Grace Hopper was a computer pioneer and one of the first programmers. I just finished reading the book “Grace Murray Hopper: Working to create the future” by Carl J Schneider, and I’d like to share some of my takeaways with you.
Grace was born in New York City in 1906, well ahead of the computerization of the world. From a young age, she was an avid learner with an affinity for mathematics. In 1928 she graduated from Vassar College with a B.A. in mathematics and physics. Six years later she earned a Ph.D. in mathematics and mathematical physics at Yale. This was a rare accomplishment for a woman back in those days.
Even though she was very strong in theoretical matters, she was always looking for practical applications of her knowledge. As a teacher, she invested a lot of effort into showing her students how the theories she taught could be used to solve everyday problems.
One of my favorite quotes of the book is:
“I will never stop learning, because I have an insatiable curiosity. People who don’t keep on learning, die.”Grace Hopper
The Mark computers
During World War II, Grace joined the U.S. Navy. The first order she received in 1944 was to join Commander Howard Aiken, Navy Bureau of Ordnance Computation Project, Harvard University, whose team was working on the large-scale digital computer Mark I.
“I always loved a good gadget. When I met Mark I, it was the biggest, fanciest gadget I’d ever seen. I had to find out how it worked.”Grace Hopper
Grace was one of the programmers who worked on the computer. The programs created by the Harvard team were used to calculate tables to help naval gunners in aiming and for other military applications.
When Grace was working on troubleshooting the Mark II computer, she carried out the first “debugging” session in computer history. She removed a moth from the computer with tweezers after having found the bug with her purse mirror. As a modern-day programmer, I’m happy that I never have to debug at such a low level.
In 1949 Grace joined the Eckert-Mauchly Corporation to work on the UNIVAC. This computer was developed for commercial applications, and was 1,000 times faster than the Mark I. Grace was looking for commercial applications of the computer by asking the questions “Can you find a way to make the computer do what you’re doing now by hand?” And, “Now we know we have this powerful thing here, what new problem could be solved with this?”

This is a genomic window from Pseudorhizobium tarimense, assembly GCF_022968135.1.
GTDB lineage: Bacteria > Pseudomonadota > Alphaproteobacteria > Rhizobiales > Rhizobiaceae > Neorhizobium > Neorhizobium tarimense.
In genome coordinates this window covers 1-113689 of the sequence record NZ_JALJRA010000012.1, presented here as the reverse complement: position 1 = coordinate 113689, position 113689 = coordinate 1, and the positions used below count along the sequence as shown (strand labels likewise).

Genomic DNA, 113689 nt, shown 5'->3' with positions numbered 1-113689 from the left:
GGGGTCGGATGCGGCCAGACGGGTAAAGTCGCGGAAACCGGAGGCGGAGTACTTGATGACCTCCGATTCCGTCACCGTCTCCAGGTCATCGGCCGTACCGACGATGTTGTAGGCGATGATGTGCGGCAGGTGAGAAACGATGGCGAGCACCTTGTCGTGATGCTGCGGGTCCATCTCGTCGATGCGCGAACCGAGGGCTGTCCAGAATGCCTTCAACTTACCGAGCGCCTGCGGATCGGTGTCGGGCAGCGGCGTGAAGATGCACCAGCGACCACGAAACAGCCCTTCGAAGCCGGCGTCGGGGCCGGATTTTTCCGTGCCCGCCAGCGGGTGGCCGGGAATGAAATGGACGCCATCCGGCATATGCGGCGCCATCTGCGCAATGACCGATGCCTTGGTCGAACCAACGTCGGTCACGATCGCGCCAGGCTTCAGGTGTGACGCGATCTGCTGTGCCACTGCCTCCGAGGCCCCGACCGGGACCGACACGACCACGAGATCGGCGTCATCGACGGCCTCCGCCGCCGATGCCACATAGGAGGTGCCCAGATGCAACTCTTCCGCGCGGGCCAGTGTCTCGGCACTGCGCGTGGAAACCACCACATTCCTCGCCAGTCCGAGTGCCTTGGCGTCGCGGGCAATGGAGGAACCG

There weren’t many programmers around at this time in history, and Grace recruited her programmers from a pool of people who liked so solve crossword puzzles and read mystery stories. If she was able to identify problem-solving capabilities in them, she was sure that she would be able to teach them how to program.
In 1952, Grace was frustrated by the error-prone process of copying certain blocks of code manually. To avoid the copy-paste errors the programmers were repeatedly doing, she encouraged them to put the commonly used blocks of code into a shared library. She went on to create a program to translate the blocks of code into machine language, effectively creating the first compiler.
Grace wanted to create a more high-level compiler and a programming language using English words. In 1957, the efforts of Grace and her team resulted in FLOW-MATIC, which was the first English-like programming language. The language helped the UNIVAC understand twenty English statements. FLOW-MATIC had a strong influence on the development of COBOL, which resulted in Grace being named “the grand-mother of COBOL”.
Grace Hopper was very influential as one of the first programmers of the world. She also helped to widen the areas of application of computers. I found her story to be inspirational, and I recommend you to familiarize yourself with her achievements during the child-hood of computing. She had an exploratory mindset and a liberal management style. I’d like to end with the following quote:
“Liberate what we need. Set it free. It’s easier to apologize after you do something than to ask permission to do it.”Grace Hopper